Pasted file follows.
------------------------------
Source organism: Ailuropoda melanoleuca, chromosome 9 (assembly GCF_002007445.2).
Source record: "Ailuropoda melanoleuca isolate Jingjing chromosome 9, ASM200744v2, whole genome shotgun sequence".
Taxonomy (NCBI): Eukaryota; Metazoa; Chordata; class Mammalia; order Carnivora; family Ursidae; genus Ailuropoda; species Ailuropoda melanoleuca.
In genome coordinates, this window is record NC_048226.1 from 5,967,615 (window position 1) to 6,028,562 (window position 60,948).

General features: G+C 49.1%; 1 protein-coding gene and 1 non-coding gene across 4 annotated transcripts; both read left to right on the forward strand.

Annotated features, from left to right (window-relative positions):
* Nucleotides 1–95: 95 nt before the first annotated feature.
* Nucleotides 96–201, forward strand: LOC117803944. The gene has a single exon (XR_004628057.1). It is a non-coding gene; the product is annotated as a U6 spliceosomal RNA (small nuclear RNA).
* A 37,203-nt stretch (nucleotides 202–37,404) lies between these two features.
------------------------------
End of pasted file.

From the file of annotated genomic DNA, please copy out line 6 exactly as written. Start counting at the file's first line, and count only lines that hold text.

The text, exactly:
Annotated features, from left to right (window-relative positions):